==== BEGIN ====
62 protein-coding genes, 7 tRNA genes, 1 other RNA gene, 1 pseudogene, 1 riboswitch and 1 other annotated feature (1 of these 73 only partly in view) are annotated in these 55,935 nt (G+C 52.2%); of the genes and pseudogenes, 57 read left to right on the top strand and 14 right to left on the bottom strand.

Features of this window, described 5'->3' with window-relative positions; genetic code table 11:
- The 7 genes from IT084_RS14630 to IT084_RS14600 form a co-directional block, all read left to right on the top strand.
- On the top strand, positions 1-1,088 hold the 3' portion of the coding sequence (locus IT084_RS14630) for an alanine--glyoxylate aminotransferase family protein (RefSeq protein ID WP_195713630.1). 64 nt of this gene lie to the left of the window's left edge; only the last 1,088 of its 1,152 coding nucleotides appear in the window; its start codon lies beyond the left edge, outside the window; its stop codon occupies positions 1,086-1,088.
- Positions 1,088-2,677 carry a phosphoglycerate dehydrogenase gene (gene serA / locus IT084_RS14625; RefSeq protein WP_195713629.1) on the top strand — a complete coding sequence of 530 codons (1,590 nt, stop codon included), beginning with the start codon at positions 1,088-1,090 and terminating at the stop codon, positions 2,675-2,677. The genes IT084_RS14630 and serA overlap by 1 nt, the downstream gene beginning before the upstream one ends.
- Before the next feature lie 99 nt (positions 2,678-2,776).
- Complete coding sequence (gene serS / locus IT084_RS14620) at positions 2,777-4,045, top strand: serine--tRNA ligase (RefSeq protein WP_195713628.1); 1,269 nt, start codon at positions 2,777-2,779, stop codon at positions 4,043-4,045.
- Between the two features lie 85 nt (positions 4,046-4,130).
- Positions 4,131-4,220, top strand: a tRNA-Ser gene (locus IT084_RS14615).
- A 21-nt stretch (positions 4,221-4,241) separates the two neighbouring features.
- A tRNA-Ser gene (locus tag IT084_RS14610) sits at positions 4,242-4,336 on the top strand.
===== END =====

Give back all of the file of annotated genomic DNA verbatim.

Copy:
62 protein-coding genes, 7 tRNA genes, 1 other RNA gene, 1 pseudogene, 1 riboswitch and 1 other annotated feature (1 of these 73 only partly in view) are annotated in these 55,935 nt (G+C 52.2%); of the genes and pseudogenes, 57 read left to right on the top strand and 14 right to left on the bottom strand.

Features of this window, described 5'->3' with window-relative positions; genetic code table 11:
- The 7 genes from IT084_RS14630 to IT084_RS14600 form a co-directional block, all read left to right on the top strand.
- On the top strand, positions 1-1,088 hold the 3' portion of the coding sequence (locus IT084_RS14630) for an alanine--glyoxylate aminotransferase family protein (RefSeq protein ID WP_195713630.1). 64 nt of this gene lie to the left of the window's left edge; only the last 1,088 of its 1,152 coding nucleotides appear in the window; its start codon lies beyond the left edge, outside the window; its stop codon occupies positions 1,086-1,088.
- Positions 1,088-2,677 carry a phosphoglycerate dehydrogenase gene (gene serA / locus IT084_RS14625; RefSeq protein WP_195713629.1) on the top strand — a complete coding sequence of 530 codons (1,590 nt, stop codon included), beginning with the start codon at positions 1,088-1,090 and terminating at the stop codon, positions 2,675-2,677. The genes IT084_RS14630 and serA overlap by 1 nt, the downstream gene beginning before the upstream one ends.
- Before the next feature lie 99 nt (positions 2,678-2,776).
- Complete coding sequence (gene serS / locus IT084_RS14620) at positions 2,777-4,045, top strand: serine--tRNA ligase (RefSeq protein WP_195713628.1); 1,269 nt, start codon at positions 2,777-2,779, stop codon at positions 4,043-4,045.
- Between the two features lie 85 nt (positions 4,046-4,130).
- Positions 4,131-4,220, top strand: a tRNA-Ser gene (locus IT084_RS14615).
- A 21-nt stretch (positions 4,221-4,241) separates the two neighbouring features.
- A tRNA-Ser gene (locus tag IT084_RS14610) sits at positions 4,242-4,336 on the top strand.